I’ll just add a few things, Ron, because you and I appear to be of the same generation, roughly. (My Medicare date is 2020). We have the benefit of perspective of having several presidents in our adulthood, which is a benefit over a lot of folks who only have seen one or two.
Trump is unlikeable. We haven’t elected an UNlikeable president since Nixon. LBJ of course was also a soneofabitch.
In other words, it’s been awhile. A good half of the voting population has never seen a president who is NOT likeable. So, having one that is not likeable is a new experience for them.
Likability, of course, is different than popularity. Ford and Carter were likeable but not popular. The Bushes as well.
The fact that the politicians have ignored the desolation that outsourcing and automation have left in the former midwest and rust belt manufacturing towns is disgraceful. Arguably, it is the most pressing issue in the nation that requires the attention of government. Adding millions of low-wage jobs (which we’ve done since the meltdown) does not solve the problem of millions of middle-class-wage jobs that were lost during the meltdown. If you’re republican, it’s a failure because you’re supposed to be the job creator. If you’re a democrat, it’s a failure because you’re supposed to be looking out for income inequality. It’s a failure all around.
To me, out of the 20-odd that ran, only two candidates deserved consideration to be President, because they were the only ones who spotted this disgrace: Trump and Sanders.
Neither are likable.
So, we’ll see how this turns out. From experience, I can say categorically that neither likability nor popularity has anything to do with effectiveness in leadership.
Nor do future predictions about “what will happen” have any bearing on what DOES happen. Reagan and both Bushes, during their campaigns, were (a) going to get us all killed in a nuclear war, (b) destroy Social Security and Medicare, and © get Roe v Wade overturned.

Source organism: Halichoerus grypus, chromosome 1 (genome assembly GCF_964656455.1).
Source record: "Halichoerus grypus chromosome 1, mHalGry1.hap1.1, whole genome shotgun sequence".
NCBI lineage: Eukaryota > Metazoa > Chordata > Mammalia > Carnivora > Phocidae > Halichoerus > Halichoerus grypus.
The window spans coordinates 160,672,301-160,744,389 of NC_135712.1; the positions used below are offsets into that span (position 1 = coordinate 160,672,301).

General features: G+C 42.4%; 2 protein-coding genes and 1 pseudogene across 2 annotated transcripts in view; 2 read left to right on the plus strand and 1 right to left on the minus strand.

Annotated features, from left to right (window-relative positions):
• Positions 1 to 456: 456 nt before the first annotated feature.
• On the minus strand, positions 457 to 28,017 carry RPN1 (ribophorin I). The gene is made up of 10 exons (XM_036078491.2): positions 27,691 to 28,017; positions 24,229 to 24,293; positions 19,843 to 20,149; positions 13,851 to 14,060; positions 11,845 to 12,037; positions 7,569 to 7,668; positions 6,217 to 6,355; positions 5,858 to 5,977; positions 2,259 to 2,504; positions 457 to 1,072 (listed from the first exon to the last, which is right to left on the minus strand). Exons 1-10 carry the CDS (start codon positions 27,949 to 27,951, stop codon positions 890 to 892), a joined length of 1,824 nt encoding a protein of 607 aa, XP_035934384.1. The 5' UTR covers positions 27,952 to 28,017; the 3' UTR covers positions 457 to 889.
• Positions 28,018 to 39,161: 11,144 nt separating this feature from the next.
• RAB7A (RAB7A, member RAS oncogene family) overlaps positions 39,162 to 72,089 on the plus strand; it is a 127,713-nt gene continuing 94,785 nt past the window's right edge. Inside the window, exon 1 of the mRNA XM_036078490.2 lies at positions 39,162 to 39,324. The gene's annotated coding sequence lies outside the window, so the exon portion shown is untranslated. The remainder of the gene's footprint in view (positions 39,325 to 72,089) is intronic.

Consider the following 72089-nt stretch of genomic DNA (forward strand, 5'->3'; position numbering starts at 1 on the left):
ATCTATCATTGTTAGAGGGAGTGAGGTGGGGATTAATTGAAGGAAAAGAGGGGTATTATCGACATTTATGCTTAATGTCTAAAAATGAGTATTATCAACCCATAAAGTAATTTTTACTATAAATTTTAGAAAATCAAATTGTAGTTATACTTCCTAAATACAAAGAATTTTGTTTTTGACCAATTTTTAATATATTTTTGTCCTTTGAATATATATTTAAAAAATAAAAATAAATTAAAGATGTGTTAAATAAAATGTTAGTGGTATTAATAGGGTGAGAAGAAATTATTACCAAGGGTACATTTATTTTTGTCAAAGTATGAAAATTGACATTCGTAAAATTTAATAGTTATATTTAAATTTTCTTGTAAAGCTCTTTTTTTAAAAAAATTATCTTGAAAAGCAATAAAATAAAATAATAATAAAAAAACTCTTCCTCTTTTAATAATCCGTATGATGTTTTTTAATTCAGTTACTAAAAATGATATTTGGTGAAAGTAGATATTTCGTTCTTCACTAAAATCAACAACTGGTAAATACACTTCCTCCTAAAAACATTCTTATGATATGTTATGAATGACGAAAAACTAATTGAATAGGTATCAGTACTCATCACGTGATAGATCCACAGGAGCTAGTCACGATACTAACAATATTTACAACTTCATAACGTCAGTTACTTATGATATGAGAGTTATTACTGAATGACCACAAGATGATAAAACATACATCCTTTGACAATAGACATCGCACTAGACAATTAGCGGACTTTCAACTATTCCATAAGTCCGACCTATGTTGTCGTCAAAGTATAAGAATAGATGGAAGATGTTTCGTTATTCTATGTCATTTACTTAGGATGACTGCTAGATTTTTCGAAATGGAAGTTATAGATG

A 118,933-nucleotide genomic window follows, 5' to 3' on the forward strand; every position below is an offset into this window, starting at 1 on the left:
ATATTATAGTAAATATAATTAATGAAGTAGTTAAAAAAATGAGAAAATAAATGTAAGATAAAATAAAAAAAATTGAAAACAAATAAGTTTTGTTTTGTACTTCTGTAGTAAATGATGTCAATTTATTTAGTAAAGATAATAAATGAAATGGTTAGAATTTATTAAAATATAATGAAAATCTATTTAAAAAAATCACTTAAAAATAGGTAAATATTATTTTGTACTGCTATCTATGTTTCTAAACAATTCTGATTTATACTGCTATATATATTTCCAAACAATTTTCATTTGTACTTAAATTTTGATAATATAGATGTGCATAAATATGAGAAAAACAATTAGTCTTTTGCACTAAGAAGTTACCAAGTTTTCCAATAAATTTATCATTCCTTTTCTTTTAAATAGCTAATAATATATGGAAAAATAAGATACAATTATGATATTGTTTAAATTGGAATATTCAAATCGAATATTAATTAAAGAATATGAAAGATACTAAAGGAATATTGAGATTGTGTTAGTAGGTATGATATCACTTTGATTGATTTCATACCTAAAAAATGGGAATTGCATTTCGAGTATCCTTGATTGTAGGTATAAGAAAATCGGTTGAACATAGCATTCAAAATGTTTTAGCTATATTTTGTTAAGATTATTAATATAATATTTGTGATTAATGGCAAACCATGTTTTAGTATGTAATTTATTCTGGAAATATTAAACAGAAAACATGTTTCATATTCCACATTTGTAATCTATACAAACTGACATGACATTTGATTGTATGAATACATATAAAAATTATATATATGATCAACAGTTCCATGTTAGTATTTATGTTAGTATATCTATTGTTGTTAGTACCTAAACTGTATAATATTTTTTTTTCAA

And both Clinton and Obama were going to turn us into socialist states, taking state ownership of large corporations, and create a cradle-to-grave welfare structure a la Denmark.
Both US foreign policy and the US economy are like enormous oil tankers. If you want to stop one going 25 knots, you need to plan a day in advance; slowing them down doesn’t just happen in a moment in time. A president can only do so much damage.
Lots of hyperbolic raving right now going on because of Trump. Right now, as I see it, it’s all based on (a) his lack of likability, and (b) what COULD happen, rather than what HAS happened. (And being a Muslim myself, people tell me I should be very negative about him. I’m not. Perspective of history and all that.)
Time will tell. My prediction is that this ends up being a relatively unremarkable presidency, with Trump ending up being rated as mediocre by the historians, a few notches below Obama (who appears to be settling in at the higher end of “mediocre”), and above Bush (who after a poor ratings start, has seen his numbers rise over the last few years, and will seemingly settle in at the lower end of “mediocre”).